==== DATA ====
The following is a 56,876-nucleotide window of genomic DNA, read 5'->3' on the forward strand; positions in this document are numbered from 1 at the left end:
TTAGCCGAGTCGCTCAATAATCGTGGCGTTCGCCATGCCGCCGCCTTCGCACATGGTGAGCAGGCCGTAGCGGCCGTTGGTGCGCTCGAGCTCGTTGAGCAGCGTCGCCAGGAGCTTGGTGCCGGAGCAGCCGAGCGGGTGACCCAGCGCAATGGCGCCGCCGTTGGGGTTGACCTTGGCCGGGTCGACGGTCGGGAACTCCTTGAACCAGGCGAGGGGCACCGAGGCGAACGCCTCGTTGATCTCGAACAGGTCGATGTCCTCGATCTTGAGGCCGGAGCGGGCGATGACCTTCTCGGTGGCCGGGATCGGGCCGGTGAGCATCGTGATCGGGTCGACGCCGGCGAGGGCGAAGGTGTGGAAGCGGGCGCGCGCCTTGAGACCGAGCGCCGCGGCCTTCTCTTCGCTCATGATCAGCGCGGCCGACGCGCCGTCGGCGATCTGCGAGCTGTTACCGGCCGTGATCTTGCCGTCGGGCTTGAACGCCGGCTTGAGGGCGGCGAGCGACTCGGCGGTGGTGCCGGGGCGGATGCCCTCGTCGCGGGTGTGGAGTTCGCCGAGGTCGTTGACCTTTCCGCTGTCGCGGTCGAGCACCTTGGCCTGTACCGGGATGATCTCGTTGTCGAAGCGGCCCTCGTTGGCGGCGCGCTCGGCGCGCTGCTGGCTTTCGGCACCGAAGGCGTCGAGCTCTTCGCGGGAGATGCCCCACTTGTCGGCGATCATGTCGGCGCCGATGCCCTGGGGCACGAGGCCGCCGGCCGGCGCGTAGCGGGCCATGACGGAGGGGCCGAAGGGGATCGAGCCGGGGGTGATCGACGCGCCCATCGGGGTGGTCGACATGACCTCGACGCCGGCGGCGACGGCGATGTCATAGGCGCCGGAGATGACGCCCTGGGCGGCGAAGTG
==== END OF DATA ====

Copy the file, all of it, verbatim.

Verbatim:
The following is a 56,876-nucleotide window of genomic DNA, read 5'->3' on the forward strand; positions in this document are numbered from 1 at the left end:
TTAGCCGAGTCGCTCAATAATCGTGGCGTTCGCCATGCCGCCGCCTTCGCACATGGTGAGCAGGCCGTAGCGGCCGTTGGTGCGCTCGAGCTCGTTGAGCAGCGTCGCCAGGAGCTTGGTGCCGGAGCAGCCGAGCGGGTGACCCAGCGCAATGGCGCCGCCGTTGGGGTTGACCTTGGCCGGGTCGACGGTCGGGAACTCCTTGAACCAGGCGAGGGGCACCGAGGCGAACGCCTCGTTGATCTCGAACAGGTCGATGTCCTCGATCTTGAGGCCGGAGCGGGCGATGACCTTCTCGGTGGCCGGGATCGGGCCGGTGAGCATCGTGATCGGGTCGACGCCGGCGAGGGCGAAGGTGTGGAAGCGGGCGCGCGCCTTGAGACCGAGCGCCGCGGCCTTCTCTTCGCTCATGATCAGCGCGGCCGACGCGCCGTCGGCGATCTGCGAGCTGTTACCGGCCGTGATCTTGCCGTCGGGCTTGAACGCCGGCTTGAGGGCGGCGAGCGACTCGGCGGTGGTGCCGGGGCGGATGCCCTCGTCGCGGGTGTGGAGTTCGCCGAGGTCGTTGACCTTTCCGCTGTCGCGGTCGAGCACCTTGGCCTGTACCGGGATGATCTCGTTGTCGAAGCGGCCCTCGTTGGCGGCGCGCTCGGCGCGCTGCTGGCTTTCGGCACCGAAGGCGTCGAGCTCTTCGCGGGAGATGCCCCACTTGTCGGCGATCATGTCGGCGCCGATGCCCTGGGGCACGAGGCCGCCGGCCGGCGCGTAGCGGGCCATGACGGAGGGGCCGAAGGGGATCGAGCCGGGGGTGATCGACGCGCCCATCGGGGTGGTCGACATGACCTCGACGCCGGCGGCGACGGCGATGTCATAGGCGCCGGAGATGACGCCCTGGGCGGCGAAGTG